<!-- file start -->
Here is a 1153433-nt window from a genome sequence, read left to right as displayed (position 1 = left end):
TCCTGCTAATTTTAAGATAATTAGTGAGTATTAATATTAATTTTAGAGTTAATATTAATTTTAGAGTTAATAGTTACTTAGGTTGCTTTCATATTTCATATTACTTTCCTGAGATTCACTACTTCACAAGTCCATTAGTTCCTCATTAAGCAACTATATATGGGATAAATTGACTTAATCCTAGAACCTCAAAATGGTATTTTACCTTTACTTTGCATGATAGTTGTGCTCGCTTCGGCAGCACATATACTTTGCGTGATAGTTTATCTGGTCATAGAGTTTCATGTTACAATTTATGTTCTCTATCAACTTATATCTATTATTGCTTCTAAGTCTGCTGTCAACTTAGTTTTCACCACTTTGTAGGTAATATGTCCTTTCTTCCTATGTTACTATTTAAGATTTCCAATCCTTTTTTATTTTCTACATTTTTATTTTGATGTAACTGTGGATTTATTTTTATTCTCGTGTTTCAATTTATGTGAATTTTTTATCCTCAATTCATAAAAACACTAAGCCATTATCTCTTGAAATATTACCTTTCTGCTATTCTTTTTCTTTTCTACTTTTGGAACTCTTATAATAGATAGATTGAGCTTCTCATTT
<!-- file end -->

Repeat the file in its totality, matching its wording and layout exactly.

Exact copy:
Here is a 1153433-nt window from a genome sequence, read left to right as displayed (position 1 = left end):
TCCTGCTAATTTTAAGATAATTAGTGAGTATTAATATTAATTTTAGAGTTAATATTAATTTTAGAGTTAATAGTTACTTAGGTTGCTTTCATATTTCATATTACTTTCCTGAGATTCACTACTTCACAAGTCCATTAGTTCCTCATTAAGCAACTATATATGGGATAAATTGACTTAATCCTAGAACCTCAAAATGGTATTTTACCTTTACTTTGCATGATAGTTGTGCTCGCTTCGGCAGCACATATACTTTGCGTGATAGTTTATCTGGTCATAGAGTTTCATGTTACAATTTATGTTCTCTATCAACTTATATCTATTATTGCTTCTAAGTCTGCTGTCAACTTAGTTTTCACCACTTTGTAGGTAATATGTCCTTTCTTCCTATGTTACTATTTAAGATTTCCAATCCTTTTTTATTTTCTACATTTTTATTTTGATGTAACTGTGGATTTATTTTTATTCTCGTGTTTCAATTTATGTGAATTTTTTATCCTCAATTCATAAAAACACTAAGCCATTATCTCTTGAAATATTACCTTTCTGCTATTCTTTTTCTTTTCTACTTTTGGAACTCTTATAATAGATAGATTGAGCTTCTCATTT